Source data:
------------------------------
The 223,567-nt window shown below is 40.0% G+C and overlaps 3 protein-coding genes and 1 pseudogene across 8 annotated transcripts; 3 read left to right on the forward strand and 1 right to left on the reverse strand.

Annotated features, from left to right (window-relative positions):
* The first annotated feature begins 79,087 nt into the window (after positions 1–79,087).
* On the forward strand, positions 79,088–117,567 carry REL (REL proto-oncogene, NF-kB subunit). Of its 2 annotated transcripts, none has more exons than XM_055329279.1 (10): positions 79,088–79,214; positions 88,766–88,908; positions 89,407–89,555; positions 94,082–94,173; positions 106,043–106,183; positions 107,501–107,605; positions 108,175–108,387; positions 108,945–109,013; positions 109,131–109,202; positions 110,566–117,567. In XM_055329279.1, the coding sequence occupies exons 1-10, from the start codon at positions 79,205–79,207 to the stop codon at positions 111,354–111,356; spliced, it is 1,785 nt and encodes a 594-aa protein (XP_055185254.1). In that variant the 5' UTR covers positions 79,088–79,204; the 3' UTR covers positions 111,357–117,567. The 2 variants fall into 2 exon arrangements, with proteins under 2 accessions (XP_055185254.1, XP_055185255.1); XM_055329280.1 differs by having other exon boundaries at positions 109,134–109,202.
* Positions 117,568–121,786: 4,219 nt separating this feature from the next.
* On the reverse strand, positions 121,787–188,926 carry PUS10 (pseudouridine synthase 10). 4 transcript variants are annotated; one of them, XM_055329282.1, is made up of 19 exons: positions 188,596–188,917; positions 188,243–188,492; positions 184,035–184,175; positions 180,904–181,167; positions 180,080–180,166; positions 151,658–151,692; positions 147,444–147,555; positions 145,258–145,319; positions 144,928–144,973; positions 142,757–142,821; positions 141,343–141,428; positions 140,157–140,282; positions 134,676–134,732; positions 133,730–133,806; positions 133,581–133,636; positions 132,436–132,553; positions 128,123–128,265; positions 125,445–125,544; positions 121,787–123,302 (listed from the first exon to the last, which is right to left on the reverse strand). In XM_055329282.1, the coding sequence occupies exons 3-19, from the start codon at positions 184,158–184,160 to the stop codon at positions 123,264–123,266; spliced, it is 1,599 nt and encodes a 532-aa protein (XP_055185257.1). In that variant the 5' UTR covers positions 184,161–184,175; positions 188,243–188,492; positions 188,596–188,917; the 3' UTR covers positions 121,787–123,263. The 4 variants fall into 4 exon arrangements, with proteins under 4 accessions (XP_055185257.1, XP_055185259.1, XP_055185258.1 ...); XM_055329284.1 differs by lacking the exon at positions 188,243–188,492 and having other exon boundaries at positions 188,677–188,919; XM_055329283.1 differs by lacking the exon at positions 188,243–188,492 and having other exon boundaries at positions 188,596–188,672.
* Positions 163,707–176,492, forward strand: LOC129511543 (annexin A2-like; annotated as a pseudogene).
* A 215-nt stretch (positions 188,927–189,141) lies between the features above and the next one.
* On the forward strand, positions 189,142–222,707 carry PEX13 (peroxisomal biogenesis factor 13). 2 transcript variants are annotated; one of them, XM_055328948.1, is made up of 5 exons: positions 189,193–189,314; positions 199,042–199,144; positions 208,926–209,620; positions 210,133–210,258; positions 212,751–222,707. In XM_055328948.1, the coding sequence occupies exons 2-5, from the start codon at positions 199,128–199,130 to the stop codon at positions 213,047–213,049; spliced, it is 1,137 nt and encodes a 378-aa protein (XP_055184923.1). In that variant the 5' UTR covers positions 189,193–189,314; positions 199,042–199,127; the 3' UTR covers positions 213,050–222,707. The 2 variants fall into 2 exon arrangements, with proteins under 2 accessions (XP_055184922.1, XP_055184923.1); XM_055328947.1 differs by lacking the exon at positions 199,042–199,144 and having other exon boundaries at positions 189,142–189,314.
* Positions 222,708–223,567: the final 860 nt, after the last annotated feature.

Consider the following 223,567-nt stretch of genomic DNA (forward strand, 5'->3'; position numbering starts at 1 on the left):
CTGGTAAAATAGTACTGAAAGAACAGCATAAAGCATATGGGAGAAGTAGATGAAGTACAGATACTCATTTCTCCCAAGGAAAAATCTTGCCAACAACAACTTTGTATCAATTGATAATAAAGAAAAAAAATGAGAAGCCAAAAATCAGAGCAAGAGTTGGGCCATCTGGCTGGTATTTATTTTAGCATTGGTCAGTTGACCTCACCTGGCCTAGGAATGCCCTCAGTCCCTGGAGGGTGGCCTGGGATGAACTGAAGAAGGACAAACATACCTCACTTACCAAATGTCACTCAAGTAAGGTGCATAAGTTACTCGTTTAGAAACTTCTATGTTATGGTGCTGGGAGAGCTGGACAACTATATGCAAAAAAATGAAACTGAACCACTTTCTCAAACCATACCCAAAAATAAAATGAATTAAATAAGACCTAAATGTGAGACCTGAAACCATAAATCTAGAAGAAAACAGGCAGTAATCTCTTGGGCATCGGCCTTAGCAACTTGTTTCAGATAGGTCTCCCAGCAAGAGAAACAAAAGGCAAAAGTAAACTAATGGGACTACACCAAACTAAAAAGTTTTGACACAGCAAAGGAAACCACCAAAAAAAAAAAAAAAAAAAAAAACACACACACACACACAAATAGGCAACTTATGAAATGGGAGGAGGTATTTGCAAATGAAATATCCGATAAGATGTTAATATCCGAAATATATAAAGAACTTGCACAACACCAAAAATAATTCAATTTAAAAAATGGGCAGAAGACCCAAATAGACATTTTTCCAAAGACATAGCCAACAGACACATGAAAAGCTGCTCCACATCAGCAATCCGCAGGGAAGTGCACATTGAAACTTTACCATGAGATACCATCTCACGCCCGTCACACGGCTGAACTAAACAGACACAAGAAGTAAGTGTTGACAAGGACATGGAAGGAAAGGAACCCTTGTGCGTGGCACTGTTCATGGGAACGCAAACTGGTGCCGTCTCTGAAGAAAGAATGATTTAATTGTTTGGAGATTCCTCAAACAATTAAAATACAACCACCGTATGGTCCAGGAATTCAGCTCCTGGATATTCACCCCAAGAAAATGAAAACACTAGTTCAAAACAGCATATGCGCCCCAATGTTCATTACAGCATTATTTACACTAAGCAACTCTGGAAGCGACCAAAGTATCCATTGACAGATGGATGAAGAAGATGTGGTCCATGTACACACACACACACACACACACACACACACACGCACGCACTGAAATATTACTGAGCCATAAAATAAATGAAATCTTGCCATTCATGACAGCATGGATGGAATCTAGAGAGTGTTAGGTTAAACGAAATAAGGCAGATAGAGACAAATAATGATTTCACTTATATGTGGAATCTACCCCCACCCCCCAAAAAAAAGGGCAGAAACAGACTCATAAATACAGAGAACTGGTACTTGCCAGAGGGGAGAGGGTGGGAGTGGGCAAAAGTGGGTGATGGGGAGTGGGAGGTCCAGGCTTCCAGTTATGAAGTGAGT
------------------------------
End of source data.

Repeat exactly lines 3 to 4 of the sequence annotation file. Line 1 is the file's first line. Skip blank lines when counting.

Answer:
* The first annotated feature begins 79,087 nt into the window (after positions 1–79,087).
* On the forward strand, positions 79,088–117,567 carry REL (REL proto-oncogene, NF-kB subunit). Of its 2 annotated transcripts, none has more exons than XM_055329279.1 (10): positions 79,088–79,214; positions 88,766–88,908; positions 89,407–89,555; positions 94,082–94,173; positions 106,043–106,183; positions 107,501–107,605; positions 108,175–108,387; positions 108,945–109,013; positions 109,131–109,202; positions 110,566–117,567. In XM_055329279.1, the coding sequence occupies exons 1-10, from the start codon at positions 79,205–79,207 to the stop codon at positions 111,354–111,356; spliced, it is 1,785 nt and encodes a 594-aa protein (XP_055185254.1). In that variant the 5' UTR covers positions 79,088–79,204; the 3' UTR covers positions 111,357–117,567. The 2 variants fall into 2 exon arrangements, with proteins under 2 accessions (XP_055185254.1, XP_055185255.1); XM_055329280.1 differs by having other exon boundaries at positions 109,134–109,202.